One awesome thing about our new “normal” is that I’ve managed to find time to garden. I’ve spent countless hours in the yard preparing a place for a vegetable garden, cleaning up the jungle that was our front yard when we moved in, and potting flowers.
Some of my fondest memories are from playing in and eating vegetables fresh from my grandparents’ massive garden. My cousins and I spent many a hot summer day playing under an old farm shed making gourmet concoctions using what was available: dirt, water, and the fruit and vegetables that had fallen to the ground and weren’t edible. Now, you must understand that we needed regular old garden dirt AND the “good” fine dirt that came from the road where we weren’t supposed to go. We also sometimes had a slight difference of opinion from Granddaddy as to which tomatoes weren’t fit to eat and should go into our “pies” and “cakes”!😂😂❤.
I could go on and on about the wonderful times I had in the magical world that was created by my grandmother. How she found the time and energy to do all the chores that she tackled each day while still being fun and playing with us amazes me. Every morning there was a song, every night made up fairy tales, and in between all sorts of adventures such as making “ice cream” while defrosting the freezer; cooking homemade carmel popcorn; playing hide and seek, I Spy, and paper dolls; and having tea parties and watermelon picnics on a pallet right beside the garden!
A vegetable garden full of my favorites has always been on my wish list, but I’ve never found the time until now. When we moved to Houston I determined that our backyard was the perfect place for a “starter” garden, and so my adventure began! I really had no idea what I was doing. I just did what I always do….decided to do it, found a book at the library, and jumped right in.
So, then I started digging. I got my plants and seeds at Buchanan’s Native Plants here in Houston. WONDERFUL place!! I planted 3 types of lettuce, cucumbers, green onions, 2 types of cherry tomatoes, 4 varieties of tomatoes, black-eyed peas, lady cream peas, Scarlet runner beans, 3 types of peppers, okra, and yellow squash. Since I wanted my garden to be as chemical free as possible, I put in lots of herbs and flowers to keep bad bugs and critters away while attracting ladybugs, butterflies, and bees. Because Houston has a mild climate, I planted everything before the end of March which means I have been harvesting fresh veggies since early May.
I planted caladium bulbs, hostas, and a few other plants in the front bed after cutting back the nandina and other bushes, and clearing out all the vines and weeds that were threatening to swallow the house when we moved in. The brick planter now holds happy begonias, Gerber daisies, and herbs. I’ve got 6 different hanging baskets and several large pots filled with petunias, geraniums, and various other blooming plants on the front porch and back patio.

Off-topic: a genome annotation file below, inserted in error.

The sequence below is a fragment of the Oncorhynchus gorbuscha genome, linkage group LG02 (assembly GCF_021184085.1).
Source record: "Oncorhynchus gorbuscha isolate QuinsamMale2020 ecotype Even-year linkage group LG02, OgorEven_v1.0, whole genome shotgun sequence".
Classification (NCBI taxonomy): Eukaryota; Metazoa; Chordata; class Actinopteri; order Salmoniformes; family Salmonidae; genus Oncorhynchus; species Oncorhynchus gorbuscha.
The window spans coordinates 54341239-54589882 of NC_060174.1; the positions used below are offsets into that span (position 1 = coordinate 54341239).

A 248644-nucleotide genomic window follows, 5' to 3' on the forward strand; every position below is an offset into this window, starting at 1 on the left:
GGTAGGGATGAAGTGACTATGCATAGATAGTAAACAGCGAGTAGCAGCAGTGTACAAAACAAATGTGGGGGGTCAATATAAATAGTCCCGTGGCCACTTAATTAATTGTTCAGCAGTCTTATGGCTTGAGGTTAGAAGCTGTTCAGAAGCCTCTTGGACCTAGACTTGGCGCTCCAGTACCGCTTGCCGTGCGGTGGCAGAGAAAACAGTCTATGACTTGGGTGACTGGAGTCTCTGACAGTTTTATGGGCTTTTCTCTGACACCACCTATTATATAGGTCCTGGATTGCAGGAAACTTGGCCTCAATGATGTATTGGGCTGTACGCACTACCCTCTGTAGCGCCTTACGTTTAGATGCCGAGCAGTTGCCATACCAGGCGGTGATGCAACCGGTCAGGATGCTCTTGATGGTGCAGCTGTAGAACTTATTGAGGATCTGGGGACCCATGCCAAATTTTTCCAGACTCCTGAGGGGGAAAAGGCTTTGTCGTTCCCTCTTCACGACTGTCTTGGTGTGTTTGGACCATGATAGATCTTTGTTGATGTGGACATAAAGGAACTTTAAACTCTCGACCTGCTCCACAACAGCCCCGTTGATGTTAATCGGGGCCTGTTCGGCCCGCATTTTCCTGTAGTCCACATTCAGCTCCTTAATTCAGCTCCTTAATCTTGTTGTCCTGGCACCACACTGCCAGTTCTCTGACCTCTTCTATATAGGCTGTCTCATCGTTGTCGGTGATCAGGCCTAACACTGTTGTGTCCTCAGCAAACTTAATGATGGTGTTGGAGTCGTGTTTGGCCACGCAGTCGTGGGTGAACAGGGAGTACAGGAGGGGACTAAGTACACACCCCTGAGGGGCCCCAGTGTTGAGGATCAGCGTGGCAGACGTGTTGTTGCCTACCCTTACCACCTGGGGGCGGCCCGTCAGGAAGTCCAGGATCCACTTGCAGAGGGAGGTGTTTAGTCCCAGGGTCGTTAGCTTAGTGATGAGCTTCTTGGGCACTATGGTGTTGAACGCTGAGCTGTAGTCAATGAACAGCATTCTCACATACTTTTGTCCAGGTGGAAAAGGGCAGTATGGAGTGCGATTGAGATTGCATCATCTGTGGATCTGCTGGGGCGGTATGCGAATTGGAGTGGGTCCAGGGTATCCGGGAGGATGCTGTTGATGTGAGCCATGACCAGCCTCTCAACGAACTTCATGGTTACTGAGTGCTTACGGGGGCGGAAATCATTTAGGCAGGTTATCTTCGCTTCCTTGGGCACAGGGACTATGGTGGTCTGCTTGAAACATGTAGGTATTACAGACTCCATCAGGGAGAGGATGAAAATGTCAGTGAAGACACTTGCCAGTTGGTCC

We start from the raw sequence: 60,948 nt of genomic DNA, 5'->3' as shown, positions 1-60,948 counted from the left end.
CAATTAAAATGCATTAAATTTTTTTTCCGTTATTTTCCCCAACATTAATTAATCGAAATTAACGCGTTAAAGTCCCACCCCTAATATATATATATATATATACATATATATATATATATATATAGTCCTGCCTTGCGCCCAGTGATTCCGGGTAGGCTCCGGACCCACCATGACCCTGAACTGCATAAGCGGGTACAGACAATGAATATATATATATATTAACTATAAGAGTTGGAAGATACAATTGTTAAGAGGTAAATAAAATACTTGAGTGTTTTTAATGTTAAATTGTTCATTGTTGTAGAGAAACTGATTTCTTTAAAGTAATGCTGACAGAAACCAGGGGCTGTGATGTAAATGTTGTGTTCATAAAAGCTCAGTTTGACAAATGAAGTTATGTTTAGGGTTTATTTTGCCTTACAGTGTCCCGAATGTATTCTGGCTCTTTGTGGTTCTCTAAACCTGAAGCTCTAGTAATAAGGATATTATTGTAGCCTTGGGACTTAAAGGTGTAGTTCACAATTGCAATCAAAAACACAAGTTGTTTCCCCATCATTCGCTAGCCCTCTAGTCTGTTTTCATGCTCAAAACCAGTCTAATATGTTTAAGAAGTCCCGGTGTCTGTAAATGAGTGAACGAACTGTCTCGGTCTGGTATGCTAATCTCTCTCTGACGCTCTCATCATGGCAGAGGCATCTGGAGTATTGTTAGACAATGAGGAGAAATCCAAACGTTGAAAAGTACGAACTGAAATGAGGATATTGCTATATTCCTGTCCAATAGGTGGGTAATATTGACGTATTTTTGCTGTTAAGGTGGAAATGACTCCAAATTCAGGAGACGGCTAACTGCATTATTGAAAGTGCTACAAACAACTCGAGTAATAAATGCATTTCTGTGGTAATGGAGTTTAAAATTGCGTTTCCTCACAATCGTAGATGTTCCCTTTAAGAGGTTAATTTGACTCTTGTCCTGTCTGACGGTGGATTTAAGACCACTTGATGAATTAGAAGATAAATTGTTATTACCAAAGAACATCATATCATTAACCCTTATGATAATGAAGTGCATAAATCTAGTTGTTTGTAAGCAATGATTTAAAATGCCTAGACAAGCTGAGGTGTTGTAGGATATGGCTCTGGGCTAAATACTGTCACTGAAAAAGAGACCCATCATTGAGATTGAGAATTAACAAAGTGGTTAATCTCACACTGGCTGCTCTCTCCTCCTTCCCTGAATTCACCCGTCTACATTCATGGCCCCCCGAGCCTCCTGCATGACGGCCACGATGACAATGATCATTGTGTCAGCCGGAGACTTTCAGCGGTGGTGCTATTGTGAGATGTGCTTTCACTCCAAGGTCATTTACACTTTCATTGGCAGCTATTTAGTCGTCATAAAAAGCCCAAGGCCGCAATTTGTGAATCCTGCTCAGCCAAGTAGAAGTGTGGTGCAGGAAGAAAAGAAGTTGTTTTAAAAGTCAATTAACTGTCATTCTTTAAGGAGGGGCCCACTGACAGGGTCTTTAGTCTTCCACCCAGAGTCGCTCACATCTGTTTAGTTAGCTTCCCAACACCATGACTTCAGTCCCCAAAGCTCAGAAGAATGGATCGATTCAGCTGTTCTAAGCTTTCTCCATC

- Even though I spent quite a bit of money getting my yard into shape, it was worth every penny!
- In my opinion, garden tomatoes are just about the best tasting food in the whole world!!
- I already have quarts of pickles, frozen okra, tomatoes, and peas all ready for a time when we no longer have fresh available.
- Marigolds, lemongrass, rue, rosemary, mint, basil, lavender, sage, catnip, and oregano not only smell fabulous, they also attract ladybugs and help prevent bad bugs including mosquitoes. Plant as much as you can!
- Egg shells make great mulch to keep worms away.
- Fertilize every 2-3 weeks.
- Soaker hoses are a great investment.
- Flowers make me happy. Seeing things grow makes me happy!
- I should have spaced things out more. 6 tomato plants were WAY too many for the space I had! Don’t underestimate your green thumb. Things WILL grow!
- Buy strong, tall tomato cages/stakes.
- Bamboo teepees work well for pole beans, but they need space.
- Because my plants were too close together, and Houston is very humid, some of my plants got blight! 😩
- Blight is hard to control. Be vigilant about cutting off blighted leaves and stalks. Don’t compost these. Throw them out, so the blight doesn’t spread!
- The chemical free fungicide I used to help control blight: Mix 1 Tbls. Baking soda with 2 Tbls. Vegetable oil. Mix in 1/2 tsp. Liquid Castille soap. Add 20 drops tea tree essential oil. Add this to a gallon jug of water. Shake well. Spray onto infected leaves early morning or late evening.
- Planting wildflowers and sunflowers behind the vegetable garden to encourage butterflies and bees was a good idea; however, I should have left more space between the tomatoes and flowers.
- If you have sensitive skin, wear gloves, long sleeves, and shoes. Gardens are itchy! I tend to just wander out and start pulling weeds or picking tomatoes kind of randomly. Luckily, my skin isn’t sensitive, so when I go inside, I can wash up and rub on a little lavender essential oil wherever I’m itching. Lavender oil is the BEST for soothing itchy skin!
- Like an apple 😊
- Sliced with a sprinkle of sea salt and freshly ground pepper
- Sliced with sea salt, pepper, fresh mozzarella, and fresh basil with a drizzle of good olive oil and balsamic vinegar
- Sliced on a sandwich with mayonnaise using fresh French bread
- Sliced and added to thick cut crispy bacon and green leaf lettuce with mayo for a BLT
- Variations of the BLT that I love are adding or substituting any of the following ingredients: avocado, sharp cheddar cheese, fried egg, arugula, green olives…..
- Roasted cherry tomatoes tossed with olive oil, garlic, Parmesan cheese, and pasta (add olives, roasted onion, mushrooms, artichoke hearts for variety)
- Salads….so many
- Margherita Pizza or flatbread (olive oil, tomato, basil, and mozzarella)
- Stuffed with chicken or tuna salad
- For breakfast, lunch, and supper!